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Light Measurement for Human Centric Lighting (HCL)

Light Measurement Requirements for Human Centric Lighting

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Contemporary scientific research has shown that in addition to the cones and rods that provide us with color and night-time vision respectively, our retinas also have non-image forming photoreceptors, called intrinsically photosensitive retinal ganglion cells (ipRGCs), which play a major role in entraining our circadian rhythms. Of particular interest is the spectral responsivity of ipRGCs which contain a photopigment called melanopsin. Whereas our cones and rods have spectral responsivities defined by the V(λ) and V’(λ) functions for photopic and scotopic vision, ipRGCs have their own ‘melanopic’ spectral responsivity with peak sensitivity in the blue spectral region, around 480nm.

SSL Possibilities for HCL

Modern insights into human chronobiology combined with the possibilities of SSL lighting offer many new opportunities to improve health and wellbeing through appropriate lighting, most commonly referred to as ‘human centric lighting’ (HCL), but other terms such ‘circadian lighting’, ‘biodynamic lighting’ or ‘biologically-effective lighting’ are also regularly used.

In its basic form, HCL typically attempts to control the Correlated Color Temperature (CCT) of lighting in a way that emulates natural daylight. More sophisticated techniques involve the measurement of additional metrics such as melanopic illuminance (CIE TN 003:2015) [1] or Circadian Stimulus (LRC Rensselaer) [2]. The accurate measurement of all of these metrics requires spectral characterization of the lighting.

The measurement of ‘equivalent melanopic lux’ (EML or melanopic illuminance), as required by the WELL Building Standard [3] for example, and ‘melanopic daylight equivalent illuminance’ are standard features of all our spectral light meters, including the low cost MSC15-CS meter which is approved by the International WELL Building Institute for such measurements.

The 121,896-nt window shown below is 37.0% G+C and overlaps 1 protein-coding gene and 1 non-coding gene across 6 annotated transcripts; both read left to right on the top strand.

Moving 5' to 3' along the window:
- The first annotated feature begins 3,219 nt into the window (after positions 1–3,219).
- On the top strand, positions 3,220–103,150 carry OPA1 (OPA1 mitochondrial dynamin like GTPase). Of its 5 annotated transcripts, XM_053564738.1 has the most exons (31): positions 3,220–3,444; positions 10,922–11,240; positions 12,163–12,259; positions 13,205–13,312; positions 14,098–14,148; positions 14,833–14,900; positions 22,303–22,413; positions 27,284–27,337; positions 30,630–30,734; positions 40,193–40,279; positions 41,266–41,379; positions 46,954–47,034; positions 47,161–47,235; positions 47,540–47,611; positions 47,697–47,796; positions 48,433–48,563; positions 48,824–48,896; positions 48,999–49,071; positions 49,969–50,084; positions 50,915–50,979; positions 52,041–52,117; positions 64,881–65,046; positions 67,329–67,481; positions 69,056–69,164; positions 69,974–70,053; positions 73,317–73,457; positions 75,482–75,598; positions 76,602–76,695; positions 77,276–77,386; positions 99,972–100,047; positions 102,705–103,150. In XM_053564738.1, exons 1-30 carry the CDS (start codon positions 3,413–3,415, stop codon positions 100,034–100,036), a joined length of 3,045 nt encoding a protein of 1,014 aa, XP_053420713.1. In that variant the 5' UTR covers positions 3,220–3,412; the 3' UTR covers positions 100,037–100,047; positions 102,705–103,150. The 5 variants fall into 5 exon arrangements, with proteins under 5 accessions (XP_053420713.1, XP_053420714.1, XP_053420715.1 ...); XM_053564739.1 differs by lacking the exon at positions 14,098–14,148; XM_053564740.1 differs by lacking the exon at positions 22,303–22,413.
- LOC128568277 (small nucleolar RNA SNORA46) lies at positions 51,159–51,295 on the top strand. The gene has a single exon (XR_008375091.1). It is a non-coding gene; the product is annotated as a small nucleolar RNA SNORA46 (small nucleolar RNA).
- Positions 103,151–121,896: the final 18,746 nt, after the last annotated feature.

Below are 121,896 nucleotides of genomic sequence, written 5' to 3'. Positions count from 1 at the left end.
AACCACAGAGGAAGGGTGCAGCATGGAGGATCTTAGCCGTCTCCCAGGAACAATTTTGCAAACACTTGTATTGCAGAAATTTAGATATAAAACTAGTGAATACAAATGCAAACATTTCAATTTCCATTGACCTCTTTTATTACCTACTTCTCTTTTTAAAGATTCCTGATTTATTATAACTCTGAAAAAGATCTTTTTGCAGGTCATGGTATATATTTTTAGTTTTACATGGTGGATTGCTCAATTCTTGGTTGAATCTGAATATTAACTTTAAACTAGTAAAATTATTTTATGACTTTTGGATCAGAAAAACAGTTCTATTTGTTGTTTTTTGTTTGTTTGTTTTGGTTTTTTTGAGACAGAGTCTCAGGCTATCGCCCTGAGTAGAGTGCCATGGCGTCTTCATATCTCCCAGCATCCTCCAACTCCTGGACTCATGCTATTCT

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Works with WELL TM  licensed by International WELL Building Institute


HCL Measurement Systems

HCL is not only concerned with our ipRGC response to the amount and timing of ‘blue light’ received. Rod and cone photoreceptors also contribute to our circadian phototransduction. Knowledge of other wavelengths may also prove useful to HCL designers. For example, ‘red light’ has been shown to increase alertness without suppressing melatonin. For research purposes, the CIE now recommends (CIE TN 003:2015) [1] reporting all of the 5 α-opic equivalent illuminances for s-cones, m-cones, l-cones, rods and ipRGCs. Accordingly, the BTS256-EF spectral light meter and the BTS2048-VL laboratory spectroradiometer report the following metrics:





melanopic illuminance



melanopic irradiance 



melanopic daylight equivalent illuminance 



cyanopic illuminance



cyanopic irradiance



chloropic illuminance



chloropic irradiance



erythropic illuminance



erythropic irradiance



rhodopic illuminance



rhodopic irradiance 




[1] CIE TN 003:2015 Report on the First International Workshop on Circadian and Neurophysiological Photometry, 2013

[2] LRC Circadian stimulus calculator

[3] WELL Building Standard – Circadian lighting design